North London’s best local parks
What is it? A lush and calming 55-acre open space in Stoke Newington. Young families, canoodling couples, Hackney hipsters and football lads are among the regulars, but rarely does it feel like any one group’s about to take over.
Why go? Depending on which side of 30 you are, there’s the charming, recently restored Grade II-listed Clissold House to admire (from the outside only, unless you’re getting married in it), or a decent-sized skatepark, five-a-side football facilities and open-air table tennis area.
Top tip Don't ignore the wildlife. Clissold Park also has a small farm, a lake with terrapins, and its own butterfly dome.
Opens 7.30am. Closes Dusk. Barbecues allowed? No.
Image: David Holt/Flickr
What is it? Occupying 35 acres in Hackney’s Upper Clapton, this is London’s most beautiful, untouched local park. It’s a fantastic spot for pottering, picnicking, sunbathing, and non-strenuous sports.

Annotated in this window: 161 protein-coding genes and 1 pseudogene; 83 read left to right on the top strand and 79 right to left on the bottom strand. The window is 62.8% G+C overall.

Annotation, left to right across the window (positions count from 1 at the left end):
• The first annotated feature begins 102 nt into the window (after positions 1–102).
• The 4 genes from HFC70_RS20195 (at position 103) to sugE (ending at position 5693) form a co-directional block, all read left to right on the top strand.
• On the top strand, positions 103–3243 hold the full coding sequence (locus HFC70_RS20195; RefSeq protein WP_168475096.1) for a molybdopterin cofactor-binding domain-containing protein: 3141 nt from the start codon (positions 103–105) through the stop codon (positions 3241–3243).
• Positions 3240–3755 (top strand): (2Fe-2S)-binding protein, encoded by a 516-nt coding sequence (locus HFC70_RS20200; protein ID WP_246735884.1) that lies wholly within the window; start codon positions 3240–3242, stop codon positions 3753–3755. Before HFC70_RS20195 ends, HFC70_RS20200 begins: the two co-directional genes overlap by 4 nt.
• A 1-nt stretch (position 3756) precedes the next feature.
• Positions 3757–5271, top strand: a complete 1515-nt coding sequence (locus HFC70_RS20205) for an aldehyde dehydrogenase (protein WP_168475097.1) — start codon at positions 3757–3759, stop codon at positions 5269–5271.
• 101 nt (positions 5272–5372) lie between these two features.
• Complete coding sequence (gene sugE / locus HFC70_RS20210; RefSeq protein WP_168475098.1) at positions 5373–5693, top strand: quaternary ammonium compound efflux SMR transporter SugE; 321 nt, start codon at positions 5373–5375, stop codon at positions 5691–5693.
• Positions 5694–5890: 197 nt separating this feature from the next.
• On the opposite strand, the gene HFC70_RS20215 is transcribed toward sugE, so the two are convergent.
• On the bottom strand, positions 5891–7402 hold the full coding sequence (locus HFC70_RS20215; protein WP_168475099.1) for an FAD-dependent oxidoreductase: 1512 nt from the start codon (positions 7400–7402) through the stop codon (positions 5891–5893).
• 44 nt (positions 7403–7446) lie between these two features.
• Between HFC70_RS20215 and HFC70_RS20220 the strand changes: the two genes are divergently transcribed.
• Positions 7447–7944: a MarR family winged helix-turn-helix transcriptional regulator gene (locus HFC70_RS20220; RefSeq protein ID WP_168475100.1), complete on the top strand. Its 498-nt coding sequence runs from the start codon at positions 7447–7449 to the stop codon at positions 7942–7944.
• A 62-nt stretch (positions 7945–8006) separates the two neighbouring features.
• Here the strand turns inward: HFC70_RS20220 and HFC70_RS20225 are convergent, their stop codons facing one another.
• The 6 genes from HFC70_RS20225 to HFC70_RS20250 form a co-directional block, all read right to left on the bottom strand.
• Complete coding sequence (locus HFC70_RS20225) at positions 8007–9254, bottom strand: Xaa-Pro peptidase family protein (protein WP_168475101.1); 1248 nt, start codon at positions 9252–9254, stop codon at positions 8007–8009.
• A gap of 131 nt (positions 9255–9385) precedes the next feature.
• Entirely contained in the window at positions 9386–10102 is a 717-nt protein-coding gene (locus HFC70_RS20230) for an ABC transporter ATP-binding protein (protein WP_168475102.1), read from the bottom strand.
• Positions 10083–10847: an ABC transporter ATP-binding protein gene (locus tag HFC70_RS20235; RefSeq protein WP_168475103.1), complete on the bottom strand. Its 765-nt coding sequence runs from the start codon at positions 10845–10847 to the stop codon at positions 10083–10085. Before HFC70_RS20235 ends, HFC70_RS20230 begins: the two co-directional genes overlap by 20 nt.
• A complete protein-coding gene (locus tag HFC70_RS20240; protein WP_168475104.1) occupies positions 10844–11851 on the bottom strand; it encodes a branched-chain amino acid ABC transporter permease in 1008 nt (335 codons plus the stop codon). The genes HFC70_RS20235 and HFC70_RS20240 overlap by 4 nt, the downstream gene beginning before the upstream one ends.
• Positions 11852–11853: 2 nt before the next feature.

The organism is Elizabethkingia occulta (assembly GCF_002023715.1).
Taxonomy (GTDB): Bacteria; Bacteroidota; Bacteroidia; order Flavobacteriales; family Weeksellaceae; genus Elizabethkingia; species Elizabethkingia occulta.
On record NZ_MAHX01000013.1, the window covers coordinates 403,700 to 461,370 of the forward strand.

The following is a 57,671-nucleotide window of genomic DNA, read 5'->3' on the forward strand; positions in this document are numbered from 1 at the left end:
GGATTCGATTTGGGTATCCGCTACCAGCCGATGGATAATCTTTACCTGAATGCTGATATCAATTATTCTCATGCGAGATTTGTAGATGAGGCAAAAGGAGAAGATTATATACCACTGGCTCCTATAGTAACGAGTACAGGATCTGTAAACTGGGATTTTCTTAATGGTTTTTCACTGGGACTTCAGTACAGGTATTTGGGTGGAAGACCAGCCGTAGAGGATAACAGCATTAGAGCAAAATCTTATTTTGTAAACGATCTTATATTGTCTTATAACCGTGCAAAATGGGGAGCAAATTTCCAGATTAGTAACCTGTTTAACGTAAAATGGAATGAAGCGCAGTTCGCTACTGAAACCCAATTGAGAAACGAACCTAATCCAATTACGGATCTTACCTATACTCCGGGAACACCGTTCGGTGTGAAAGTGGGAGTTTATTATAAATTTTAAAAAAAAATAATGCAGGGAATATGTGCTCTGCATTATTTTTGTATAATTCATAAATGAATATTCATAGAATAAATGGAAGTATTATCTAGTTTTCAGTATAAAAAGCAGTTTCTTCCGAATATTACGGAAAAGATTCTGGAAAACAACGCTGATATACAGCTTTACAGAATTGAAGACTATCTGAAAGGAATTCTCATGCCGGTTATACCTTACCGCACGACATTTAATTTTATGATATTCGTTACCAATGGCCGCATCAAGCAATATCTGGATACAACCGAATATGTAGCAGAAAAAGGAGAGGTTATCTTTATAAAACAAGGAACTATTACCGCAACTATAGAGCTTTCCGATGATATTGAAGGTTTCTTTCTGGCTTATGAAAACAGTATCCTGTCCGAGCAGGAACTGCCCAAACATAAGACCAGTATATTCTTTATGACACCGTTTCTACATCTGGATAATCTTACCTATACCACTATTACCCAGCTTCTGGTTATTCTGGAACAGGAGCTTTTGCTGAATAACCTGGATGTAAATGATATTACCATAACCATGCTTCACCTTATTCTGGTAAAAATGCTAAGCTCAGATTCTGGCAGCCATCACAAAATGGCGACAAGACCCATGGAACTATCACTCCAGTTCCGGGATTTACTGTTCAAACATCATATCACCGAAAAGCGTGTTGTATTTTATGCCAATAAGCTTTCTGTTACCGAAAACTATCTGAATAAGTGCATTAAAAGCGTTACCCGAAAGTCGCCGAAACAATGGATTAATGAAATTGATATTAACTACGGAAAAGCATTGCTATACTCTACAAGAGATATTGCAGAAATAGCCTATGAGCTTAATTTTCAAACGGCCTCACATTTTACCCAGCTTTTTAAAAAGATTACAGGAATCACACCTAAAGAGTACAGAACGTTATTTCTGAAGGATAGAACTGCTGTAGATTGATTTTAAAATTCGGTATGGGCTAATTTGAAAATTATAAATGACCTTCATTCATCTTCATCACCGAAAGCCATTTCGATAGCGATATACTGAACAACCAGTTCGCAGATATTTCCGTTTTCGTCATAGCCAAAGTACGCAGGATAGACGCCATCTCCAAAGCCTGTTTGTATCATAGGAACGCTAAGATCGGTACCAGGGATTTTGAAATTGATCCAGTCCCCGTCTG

Why go? There’s a fountain, a bandstand, a graceful slope, tennis courts, a bowling green, a cricket pitch, outdoor chess boards, a children’s playground and a bit of tangled shrubbery for the kids to get lost in. There’s also an upscale fresh-juice-and-homemade-cake sort of café at the top, and a great greasy spoon by the river at the bottom.
Top tip On hot weekends, the stretch of river at the bottom of the park is a noisy jostle of boats of all shapes and sizes, from Victorian narrow barges to inflatable dinghies. The bridge across to the marshes makes for a great lookout post from which to watch the fun.
Opens 24 hours. Barbecues allowed? No.
Image: Loz Pycock/Flickr
South London’s best local parks
What is it? A long, thin stretch of green hills, hidden playgrounds and swan-inhabited lakes nestled among the grey estates of Walworth Road. The park completed a £6 million makeover a few years ago, so the 113 acres are looking mighty smart and luscious.